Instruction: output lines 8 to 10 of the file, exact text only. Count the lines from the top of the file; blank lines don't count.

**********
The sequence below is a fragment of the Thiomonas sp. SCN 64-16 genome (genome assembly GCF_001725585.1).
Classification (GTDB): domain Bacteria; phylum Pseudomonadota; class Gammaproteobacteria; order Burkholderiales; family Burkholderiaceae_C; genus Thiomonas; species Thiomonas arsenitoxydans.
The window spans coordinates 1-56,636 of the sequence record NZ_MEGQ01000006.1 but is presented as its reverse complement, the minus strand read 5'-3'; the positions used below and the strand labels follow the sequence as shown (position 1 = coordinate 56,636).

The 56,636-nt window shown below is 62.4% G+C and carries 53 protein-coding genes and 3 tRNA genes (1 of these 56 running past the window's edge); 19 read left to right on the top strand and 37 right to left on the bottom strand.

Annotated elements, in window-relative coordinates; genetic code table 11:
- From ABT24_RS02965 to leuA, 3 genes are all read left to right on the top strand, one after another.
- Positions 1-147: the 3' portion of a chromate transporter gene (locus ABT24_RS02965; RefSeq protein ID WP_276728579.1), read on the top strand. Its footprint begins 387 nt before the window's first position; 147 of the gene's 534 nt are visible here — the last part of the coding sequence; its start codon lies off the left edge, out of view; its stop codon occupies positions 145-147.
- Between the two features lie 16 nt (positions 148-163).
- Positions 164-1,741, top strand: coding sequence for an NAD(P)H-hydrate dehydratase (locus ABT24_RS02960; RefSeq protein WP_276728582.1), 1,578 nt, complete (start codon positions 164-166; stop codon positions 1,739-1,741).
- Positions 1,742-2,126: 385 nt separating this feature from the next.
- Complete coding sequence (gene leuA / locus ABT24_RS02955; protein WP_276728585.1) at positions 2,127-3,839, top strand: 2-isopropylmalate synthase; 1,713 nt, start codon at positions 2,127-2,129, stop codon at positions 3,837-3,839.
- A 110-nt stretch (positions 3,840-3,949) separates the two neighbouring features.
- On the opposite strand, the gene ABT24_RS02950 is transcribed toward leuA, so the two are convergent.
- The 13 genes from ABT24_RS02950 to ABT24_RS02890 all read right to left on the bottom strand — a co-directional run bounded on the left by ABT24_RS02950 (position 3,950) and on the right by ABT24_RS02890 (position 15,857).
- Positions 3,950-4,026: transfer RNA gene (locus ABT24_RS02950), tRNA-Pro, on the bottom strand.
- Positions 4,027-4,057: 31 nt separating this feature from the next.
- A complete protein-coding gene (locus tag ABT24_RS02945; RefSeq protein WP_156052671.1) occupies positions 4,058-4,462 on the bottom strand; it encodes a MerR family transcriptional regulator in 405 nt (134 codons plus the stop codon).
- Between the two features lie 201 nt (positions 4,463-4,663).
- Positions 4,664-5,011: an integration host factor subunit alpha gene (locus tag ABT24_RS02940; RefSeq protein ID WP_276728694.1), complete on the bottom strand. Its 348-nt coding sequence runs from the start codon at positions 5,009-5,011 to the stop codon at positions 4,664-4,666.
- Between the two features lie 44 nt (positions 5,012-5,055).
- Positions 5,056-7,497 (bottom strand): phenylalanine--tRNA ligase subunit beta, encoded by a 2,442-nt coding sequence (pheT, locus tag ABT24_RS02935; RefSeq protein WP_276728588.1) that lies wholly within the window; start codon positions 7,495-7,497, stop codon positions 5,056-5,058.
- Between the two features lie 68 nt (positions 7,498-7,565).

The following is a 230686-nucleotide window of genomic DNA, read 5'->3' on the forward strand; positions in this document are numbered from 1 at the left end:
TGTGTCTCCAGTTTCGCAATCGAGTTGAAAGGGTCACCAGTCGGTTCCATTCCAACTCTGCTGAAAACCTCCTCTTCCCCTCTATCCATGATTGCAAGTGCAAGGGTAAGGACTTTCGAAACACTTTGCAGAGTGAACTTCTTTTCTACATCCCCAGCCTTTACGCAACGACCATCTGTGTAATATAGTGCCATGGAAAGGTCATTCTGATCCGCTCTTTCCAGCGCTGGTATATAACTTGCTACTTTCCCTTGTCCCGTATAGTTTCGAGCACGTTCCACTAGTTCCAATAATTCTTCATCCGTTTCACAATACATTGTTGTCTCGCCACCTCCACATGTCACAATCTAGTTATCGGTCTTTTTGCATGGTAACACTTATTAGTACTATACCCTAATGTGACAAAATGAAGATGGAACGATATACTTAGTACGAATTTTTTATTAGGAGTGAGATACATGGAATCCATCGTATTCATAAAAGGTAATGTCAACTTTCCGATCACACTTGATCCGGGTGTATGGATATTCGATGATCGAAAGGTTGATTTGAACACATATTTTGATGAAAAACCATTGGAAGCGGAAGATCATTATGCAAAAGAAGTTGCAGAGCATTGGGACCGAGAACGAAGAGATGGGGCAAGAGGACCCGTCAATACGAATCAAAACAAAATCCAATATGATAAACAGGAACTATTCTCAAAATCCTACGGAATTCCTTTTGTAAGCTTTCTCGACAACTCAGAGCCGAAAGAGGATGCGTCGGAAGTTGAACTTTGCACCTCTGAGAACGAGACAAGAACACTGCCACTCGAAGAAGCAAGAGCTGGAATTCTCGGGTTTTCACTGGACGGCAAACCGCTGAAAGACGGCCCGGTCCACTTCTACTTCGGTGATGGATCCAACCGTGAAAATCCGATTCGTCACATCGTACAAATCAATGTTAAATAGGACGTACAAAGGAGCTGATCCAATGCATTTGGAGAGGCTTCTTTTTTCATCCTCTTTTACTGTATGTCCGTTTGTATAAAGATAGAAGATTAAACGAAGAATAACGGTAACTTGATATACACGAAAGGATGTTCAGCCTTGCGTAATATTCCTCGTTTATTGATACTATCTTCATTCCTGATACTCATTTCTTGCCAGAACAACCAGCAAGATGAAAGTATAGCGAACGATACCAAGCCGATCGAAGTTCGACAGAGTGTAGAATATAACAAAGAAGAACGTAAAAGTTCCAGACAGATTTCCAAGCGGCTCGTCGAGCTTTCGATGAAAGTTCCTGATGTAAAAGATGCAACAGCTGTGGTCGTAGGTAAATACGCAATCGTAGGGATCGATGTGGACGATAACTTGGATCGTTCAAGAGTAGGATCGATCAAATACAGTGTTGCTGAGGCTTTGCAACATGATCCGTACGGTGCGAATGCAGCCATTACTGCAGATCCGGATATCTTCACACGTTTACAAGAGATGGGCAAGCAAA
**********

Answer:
- Between the two features lie 16 nt (positions 148-163).
- Positions 164-1,741, top strand: coding sequence for an NAD(P)H-hydrate dehydratase (locus ABT24_RS02960; RefSeq protein WP_276728582.1), 1,578 nt, complete (start codon positions 164-166; stop codon positions 1,739-1,741).
- Positions 1,742-2,126: 385 nt separating this feature from the next.